Blog

LARRIVEE D-03E DREADNAUGHT ACOUSTIC/ELECTRIC

LARRIVEE D-03E DREADNAUGHT ACOUSTIC/ELECTRIC
March 15, 2008 | Reviewer: Shannon Bourne
Distributor: PRO MUSIC (07) 3375 6400

larriveeD03EJean Larrivee began building his own classical guitars between 1968 and 1970. Then in “71” after much poking and prodding from members of the folk fraternity, built his first steel string acoustic. He experimented for a while trying different materials and bracing techniques until settling on the bracing technique used by classical builders rather than the more traditional style employed by Martin. The term Dreadnaught was first introduced in the 1930’s by Martin for their ‘D’ series of acoustic guitars. Dreadnaught guitars are usually bigger in size and have better bass response than “parlour” style guitars.  They took the term “dreadnaught” from a British battleship, the HMS Dreadnought (note the different spelling).

Here in my hot little hands I am holding a brand new Larrivee dreadnaught, the D-03E to be exact. The D-03E features all wood construction, Canadian Sitka spruce soundboard, African ebony fingerboard and bridge, Sapele back and sides and Canadian maple binding. All of this off set with a beautiful satin finish.

Upon picking up this instrument I was struck by the awesome, silky satin finish. The neck has that “played-in” vibe and feels very agreeable in my hand. My hand glided over the neck with ease, but also having that satin finish made me feel like I was able to control my fretting hand more effectively. This was further helped by the fact the guitar came beautifully set up with a very comprehensive owner’s manual.

So how does it sound? Choosing some stock standard open chords, I was immediately struck by the fat, rich sound projected by this guitar. The bottom end was just fat enough with barely a “woofy” tone to be had. This helped keep strummed open chords articulate and when it was time to pick out some arpeggiated chords, the note separation was perfect. This is the kind of guitar that could be put to good use in a “new-grass” band as it doesn’t get as rambunctious as a Gibson J-45. But, tone is the name of the game. The treble response of this instrument was really sweet. All of the single notes from the first fret on up had a warm round tone and my feeling would be that this warmth would only increase as the years wear on. Articulation is something that a player brings through skill but it sure helps to have an instrument that talks the way you would like it to.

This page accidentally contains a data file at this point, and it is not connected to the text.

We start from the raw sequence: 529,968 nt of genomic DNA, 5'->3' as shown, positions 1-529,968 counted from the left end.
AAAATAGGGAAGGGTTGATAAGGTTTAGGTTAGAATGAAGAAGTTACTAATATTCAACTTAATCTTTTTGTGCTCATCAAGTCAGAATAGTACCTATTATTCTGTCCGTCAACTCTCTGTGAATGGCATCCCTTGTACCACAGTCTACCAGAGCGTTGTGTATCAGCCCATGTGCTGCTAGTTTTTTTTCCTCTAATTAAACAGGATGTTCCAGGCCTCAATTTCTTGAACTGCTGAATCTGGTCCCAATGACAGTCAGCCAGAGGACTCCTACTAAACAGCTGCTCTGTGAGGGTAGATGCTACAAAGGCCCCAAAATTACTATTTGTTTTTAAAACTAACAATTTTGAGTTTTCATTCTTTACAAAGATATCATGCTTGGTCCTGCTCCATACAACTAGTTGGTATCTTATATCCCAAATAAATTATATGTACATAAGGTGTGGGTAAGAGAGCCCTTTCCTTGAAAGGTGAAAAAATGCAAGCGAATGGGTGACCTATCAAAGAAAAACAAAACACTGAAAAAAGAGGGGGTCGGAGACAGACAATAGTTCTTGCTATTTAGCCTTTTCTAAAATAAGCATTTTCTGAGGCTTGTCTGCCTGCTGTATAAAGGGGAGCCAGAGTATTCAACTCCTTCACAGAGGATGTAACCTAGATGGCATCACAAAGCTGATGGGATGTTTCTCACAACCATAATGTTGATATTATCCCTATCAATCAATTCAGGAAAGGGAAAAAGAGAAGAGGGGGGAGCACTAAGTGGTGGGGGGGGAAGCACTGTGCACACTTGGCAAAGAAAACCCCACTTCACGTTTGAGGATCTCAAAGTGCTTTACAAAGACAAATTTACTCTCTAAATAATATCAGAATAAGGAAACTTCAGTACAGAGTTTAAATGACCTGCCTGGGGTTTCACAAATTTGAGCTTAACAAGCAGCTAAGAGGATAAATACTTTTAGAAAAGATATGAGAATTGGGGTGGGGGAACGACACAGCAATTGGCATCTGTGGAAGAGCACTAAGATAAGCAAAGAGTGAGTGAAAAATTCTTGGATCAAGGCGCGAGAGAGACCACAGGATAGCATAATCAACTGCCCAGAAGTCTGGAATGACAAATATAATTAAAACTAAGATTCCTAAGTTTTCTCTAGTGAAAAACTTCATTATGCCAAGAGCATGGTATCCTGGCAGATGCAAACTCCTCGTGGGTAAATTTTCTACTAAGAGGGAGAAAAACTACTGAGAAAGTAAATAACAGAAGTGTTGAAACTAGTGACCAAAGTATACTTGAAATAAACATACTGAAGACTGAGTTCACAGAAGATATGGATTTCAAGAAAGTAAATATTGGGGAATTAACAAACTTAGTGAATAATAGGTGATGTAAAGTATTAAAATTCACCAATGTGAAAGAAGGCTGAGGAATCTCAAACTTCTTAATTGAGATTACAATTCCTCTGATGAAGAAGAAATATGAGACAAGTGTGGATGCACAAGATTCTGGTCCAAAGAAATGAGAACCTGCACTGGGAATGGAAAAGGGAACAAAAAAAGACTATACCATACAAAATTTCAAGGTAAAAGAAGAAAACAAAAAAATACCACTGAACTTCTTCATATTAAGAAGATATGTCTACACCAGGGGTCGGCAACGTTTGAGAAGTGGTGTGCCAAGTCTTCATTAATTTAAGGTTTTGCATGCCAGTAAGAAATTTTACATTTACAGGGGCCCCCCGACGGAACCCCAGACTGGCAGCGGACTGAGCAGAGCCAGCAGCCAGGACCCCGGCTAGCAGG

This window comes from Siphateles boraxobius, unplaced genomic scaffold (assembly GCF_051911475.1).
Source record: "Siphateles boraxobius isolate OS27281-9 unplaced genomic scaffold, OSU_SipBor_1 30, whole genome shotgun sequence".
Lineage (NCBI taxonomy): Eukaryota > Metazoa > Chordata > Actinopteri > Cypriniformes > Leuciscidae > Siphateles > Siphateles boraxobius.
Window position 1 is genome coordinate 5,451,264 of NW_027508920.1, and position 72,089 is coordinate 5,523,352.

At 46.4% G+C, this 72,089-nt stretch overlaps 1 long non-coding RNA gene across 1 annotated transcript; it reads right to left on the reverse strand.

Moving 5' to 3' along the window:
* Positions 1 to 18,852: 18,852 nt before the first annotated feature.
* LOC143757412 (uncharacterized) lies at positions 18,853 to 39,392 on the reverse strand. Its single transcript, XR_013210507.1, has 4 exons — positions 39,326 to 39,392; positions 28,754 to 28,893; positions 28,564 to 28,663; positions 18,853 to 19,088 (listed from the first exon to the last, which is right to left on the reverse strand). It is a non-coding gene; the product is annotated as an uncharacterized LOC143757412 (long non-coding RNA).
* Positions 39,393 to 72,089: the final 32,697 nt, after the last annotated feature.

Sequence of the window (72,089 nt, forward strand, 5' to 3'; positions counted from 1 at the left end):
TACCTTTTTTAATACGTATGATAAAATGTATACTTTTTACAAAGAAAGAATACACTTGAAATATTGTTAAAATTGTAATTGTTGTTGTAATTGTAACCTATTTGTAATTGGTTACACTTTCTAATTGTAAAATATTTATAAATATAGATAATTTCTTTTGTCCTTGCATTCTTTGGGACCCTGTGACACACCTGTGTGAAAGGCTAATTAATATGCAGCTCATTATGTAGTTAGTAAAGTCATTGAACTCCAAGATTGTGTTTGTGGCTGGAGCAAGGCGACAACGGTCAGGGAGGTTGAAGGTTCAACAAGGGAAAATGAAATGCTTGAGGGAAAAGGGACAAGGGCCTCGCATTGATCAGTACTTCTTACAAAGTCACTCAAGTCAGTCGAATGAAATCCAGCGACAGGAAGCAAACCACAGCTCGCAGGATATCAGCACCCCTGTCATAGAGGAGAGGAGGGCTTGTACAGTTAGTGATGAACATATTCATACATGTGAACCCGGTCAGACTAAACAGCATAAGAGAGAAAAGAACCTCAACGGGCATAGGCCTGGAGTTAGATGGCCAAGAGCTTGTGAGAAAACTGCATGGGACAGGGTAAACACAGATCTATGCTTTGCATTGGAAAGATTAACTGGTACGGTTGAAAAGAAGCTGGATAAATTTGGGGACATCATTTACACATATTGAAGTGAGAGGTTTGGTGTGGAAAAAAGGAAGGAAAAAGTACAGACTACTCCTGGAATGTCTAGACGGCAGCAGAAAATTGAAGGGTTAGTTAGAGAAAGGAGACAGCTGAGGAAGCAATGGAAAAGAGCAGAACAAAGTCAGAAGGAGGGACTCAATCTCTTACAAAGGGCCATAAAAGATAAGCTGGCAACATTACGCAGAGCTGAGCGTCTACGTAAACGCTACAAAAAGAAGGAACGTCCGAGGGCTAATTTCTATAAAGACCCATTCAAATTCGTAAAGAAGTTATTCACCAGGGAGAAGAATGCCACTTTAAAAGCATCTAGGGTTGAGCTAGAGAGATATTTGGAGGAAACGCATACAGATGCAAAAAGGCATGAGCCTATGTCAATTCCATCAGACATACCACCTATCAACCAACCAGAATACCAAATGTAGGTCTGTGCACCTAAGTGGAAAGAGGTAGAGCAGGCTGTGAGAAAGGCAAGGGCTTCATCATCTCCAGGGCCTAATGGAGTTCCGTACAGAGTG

Next I decided to try a few different open tunings. Tuning the guitar down to open ‘G’ (DGDGBD), I was immediately impressed by the way the strings never felt ‘rubbery’. The guitar maintained its tightness in the bottom end and its clarity in the top. Whilst it was lovely and fat, If I was going to be picky, I did find that some of the midrange frequencies that guitarists require to cut through the mix, weren’t always there. The D-03E comes equipped with an LR Baggs ‘Element’ pickup system. This system features a powerful 3 band EQ, a notch filter to help eliminate feedback, a phase inversion switch that changes the phase of the guitars top relative to the loudspeaker, and finally a mid tune knob that you can use to give the guitar the extra cut.

So how does it perform? This is really a great instrument! The plugged in tone was powerful and punchy and all of that midrange that lacks in the acoustic tone you can really tune back in when the guitar is plugged in. Tight, articulate, robust are 3 words that come to mind when I think of this instrument. I really like the overall workman like attitude of this guitar. From the satin finish to the machine heads that react really well, this is an instrument you could rely on for many years and the guitar would only get better as the years wore on.

 

Tagged ,